The patient was started on prednisone 70 mg (1 mg/kg-day) with a slow taper and mycophenolate mofetil 1500 mg twice daily was initiated within the next month. She had multiple episodes of skin peeling, which resolved after discontinuing mycophenolate. Methotrexate 15 mg weekly was initiated and the patient continued tapering prednisone down to 20 mg daily over a period of 6 months. On this regimen, she had improvement in her visual acuity, to 20/20 bilaterally, and GVF (Fig. 1c-d), resolution of macular edema on OCT (Fig. 3d), and decreased vascular leakage on FA (Fig. 4c-d). Her fundus examination remained stable. She was tapered off prednisone completely over another 4 months. One month later on methotrexate monotherapy, the patient was noted to have progressive constriction of GVF in the right eye. Methotrexate was increased to 17.5 mg weekly. Four months later, the visual acuity was 20/25 bilaterally and the patient noted a subjective decrease in peripheral vision in the right eye. Continued bilateral progression on GVF (Fig. 1e-f), return of macular edema bilaterally, and further attenuation of parafoveal ellipsoid zone in the right eye were noted. A single sub-Tenon’s methylprednisolone acetate injection (40 mg) in her right eye, the worse eye, was used to bridge the patient to rituximab infusions. After the first two rituximab infusions (1000 mg each) there was improvement in GVF constriction (Fig. 1g-h) and resolution of macular edema in both eyes. The visual acuity was 20/30 bilaterally. The patient missed her subsequent scheduled infusions due to transportation issues, and when seen 6 months after her last infusion she had a decrease in visual acuity to 20/40–1 in the right eye and 20/30–1 in the left eye, recurrence of mild cystoid macular edema bilaterally, and enlarging central scotoma in the right eye. She has recently restarted rituximab infusions. Throughout her clinical course her MGUS remained stable.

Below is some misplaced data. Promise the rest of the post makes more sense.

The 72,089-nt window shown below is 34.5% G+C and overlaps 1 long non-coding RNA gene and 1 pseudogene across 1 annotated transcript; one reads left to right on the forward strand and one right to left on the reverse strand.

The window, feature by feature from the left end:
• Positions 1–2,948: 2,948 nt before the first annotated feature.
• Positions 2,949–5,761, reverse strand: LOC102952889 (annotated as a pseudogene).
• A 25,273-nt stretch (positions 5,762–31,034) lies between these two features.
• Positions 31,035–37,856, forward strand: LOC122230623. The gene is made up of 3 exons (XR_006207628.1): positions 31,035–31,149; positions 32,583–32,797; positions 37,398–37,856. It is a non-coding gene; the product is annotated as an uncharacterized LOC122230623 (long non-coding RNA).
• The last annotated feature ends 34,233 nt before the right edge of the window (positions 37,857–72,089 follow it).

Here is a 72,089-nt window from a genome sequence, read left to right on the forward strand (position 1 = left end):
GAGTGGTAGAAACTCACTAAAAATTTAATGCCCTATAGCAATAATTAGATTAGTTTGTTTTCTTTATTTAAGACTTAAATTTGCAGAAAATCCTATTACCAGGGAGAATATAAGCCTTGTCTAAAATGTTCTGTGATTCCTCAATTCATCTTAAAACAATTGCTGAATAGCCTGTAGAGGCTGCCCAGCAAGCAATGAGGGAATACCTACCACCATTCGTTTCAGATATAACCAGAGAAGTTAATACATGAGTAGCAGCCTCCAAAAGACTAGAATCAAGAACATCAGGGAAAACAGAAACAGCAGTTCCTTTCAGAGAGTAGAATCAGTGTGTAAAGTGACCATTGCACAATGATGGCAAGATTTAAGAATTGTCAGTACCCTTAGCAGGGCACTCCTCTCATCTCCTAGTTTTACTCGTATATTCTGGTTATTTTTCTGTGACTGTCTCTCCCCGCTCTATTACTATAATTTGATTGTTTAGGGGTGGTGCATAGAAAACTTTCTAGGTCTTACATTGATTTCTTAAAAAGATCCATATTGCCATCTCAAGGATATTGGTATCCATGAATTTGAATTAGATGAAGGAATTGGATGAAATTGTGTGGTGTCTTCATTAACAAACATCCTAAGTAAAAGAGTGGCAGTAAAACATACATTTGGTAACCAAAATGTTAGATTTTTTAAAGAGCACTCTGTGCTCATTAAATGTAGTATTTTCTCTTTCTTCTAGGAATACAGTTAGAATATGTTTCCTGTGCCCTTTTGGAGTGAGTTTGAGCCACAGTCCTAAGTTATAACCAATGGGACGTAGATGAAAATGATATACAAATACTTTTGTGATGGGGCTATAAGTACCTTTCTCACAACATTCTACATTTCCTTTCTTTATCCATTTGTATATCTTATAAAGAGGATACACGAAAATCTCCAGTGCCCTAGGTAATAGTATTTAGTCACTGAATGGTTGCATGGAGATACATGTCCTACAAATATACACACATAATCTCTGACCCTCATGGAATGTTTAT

Discussion and conclusions